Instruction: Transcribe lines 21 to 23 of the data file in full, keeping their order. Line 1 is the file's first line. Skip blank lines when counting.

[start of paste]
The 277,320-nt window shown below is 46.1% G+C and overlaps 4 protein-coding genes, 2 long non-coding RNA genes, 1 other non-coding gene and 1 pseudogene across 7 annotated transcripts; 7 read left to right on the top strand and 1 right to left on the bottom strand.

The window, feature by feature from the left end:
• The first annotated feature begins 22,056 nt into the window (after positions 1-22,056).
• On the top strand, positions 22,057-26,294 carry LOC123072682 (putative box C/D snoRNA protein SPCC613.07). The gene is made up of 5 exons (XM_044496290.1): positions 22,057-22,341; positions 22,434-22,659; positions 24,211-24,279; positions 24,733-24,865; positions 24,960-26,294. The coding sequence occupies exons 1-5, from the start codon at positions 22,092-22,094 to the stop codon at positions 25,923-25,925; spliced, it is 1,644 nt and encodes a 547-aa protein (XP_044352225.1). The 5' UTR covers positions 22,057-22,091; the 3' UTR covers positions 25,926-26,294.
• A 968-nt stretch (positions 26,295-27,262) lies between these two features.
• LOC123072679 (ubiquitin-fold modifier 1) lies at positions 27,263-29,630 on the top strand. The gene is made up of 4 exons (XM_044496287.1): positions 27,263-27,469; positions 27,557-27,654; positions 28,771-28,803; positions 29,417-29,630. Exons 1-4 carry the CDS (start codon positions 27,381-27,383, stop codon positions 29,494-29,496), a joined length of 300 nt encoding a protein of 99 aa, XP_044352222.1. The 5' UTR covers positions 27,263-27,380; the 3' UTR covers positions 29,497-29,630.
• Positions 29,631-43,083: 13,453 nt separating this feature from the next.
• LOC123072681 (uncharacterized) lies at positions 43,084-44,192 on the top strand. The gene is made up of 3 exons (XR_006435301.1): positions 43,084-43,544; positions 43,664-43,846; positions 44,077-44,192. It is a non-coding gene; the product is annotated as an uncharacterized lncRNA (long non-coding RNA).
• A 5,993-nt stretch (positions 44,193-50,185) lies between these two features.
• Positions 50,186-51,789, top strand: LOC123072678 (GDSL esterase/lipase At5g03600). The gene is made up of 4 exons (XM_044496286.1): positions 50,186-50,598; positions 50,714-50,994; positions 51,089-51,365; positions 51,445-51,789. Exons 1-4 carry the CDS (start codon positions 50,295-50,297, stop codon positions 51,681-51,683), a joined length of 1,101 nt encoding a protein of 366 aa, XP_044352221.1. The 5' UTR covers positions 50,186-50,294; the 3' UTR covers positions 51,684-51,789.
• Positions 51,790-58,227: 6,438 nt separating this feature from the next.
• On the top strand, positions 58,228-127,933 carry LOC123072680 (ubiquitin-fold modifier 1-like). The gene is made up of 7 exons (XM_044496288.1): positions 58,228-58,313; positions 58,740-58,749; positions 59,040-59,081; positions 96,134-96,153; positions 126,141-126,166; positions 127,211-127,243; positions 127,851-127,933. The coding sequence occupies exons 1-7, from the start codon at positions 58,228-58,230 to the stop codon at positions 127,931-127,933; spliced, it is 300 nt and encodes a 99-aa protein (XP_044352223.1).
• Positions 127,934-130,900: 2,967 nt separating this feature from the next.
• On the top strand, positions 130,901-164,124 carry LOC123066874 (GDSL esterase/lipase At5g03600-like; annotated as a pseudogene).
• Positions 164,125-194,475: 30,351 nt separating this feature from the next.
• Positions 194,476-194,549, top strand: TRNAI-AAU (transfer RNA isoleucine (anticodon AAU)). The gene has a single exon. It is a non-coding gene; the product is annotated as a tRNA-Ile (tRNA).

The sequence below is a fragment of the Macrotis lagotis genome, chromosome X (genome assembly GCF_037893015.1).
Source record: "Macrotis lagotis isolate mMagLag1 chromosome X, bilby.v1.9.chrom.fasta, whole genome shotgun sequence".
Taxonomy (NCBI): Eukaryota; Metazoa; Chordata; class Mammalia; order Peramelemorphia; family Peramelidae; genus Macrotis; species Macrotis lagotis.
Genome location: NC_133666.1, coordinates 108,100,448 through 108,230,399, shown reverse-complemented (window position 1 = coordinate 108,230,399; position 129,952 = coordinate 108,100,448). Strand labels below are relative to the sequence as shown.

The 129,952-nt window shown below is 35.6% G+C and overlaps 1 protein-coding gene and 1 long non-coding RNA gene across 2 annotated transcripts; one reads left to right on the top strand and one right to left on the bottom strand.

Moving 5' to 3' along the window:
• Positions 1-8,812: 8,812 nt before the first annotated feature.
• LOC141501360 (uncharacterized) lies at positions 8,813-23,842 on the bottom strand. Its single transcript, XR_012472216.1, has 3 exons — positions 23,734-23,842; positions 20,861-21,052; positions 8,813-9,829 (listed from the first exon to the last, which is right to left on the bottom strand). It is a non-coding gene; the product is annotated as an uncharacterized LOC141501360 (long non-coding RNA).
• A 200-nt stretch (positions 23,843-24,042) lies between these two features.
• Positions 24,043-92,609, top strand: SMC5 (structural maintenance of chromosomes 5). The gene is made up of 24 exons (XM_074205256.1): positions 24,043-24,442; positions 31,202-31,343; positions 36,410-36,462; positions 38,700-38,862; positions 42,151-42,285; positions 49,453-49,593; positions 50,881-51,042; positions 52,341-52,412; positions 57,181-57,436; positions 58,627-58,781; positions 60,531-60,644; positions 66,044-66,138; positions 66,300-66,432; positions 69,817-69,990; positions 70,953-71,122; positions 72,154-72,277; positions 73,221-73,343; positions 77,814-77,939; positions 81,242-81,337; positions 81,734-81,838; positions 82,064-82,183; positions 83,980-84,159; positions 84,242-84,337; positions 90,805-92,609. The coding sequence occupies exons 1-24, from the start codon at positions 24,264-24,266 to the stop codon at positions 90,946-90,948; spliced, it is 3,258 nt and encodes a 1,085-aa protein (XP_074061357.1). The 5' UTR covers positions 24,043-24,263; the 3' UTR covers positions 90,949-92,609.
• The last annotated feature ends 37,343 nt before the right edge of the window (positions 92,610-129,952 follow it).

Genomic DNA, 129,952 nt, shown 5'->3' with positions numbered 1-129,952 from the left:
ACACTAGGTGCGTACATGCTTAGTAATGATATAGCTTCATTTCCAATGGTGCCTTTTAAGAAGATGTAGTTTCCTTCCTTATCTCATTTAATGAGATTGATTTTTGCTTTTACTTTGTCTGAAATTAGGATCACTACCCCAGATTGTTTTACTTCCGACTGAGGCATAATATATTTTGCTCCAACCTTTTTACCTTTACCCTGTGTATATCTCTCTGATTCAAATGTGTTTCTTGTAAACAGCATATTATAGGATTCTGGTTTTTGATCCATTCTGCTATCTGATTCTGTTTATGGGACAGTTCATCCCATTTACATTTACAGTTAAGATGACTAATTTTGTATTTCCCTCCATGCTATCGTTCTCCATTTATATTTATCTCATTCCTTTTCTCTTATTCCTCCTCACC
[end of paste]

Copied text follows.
The 129,952-nt window shown below is 35.6% G+C and overlaps 1 protein-coding gene and 1 long non-coding RNA gene across 2 annotated transcripts; one reads left to right on the top strand and one right to left on the bottom strand.

Moving 5' to 3' along the window:
• Positions 1-8,812: 8,812 nt before the first annotated feature.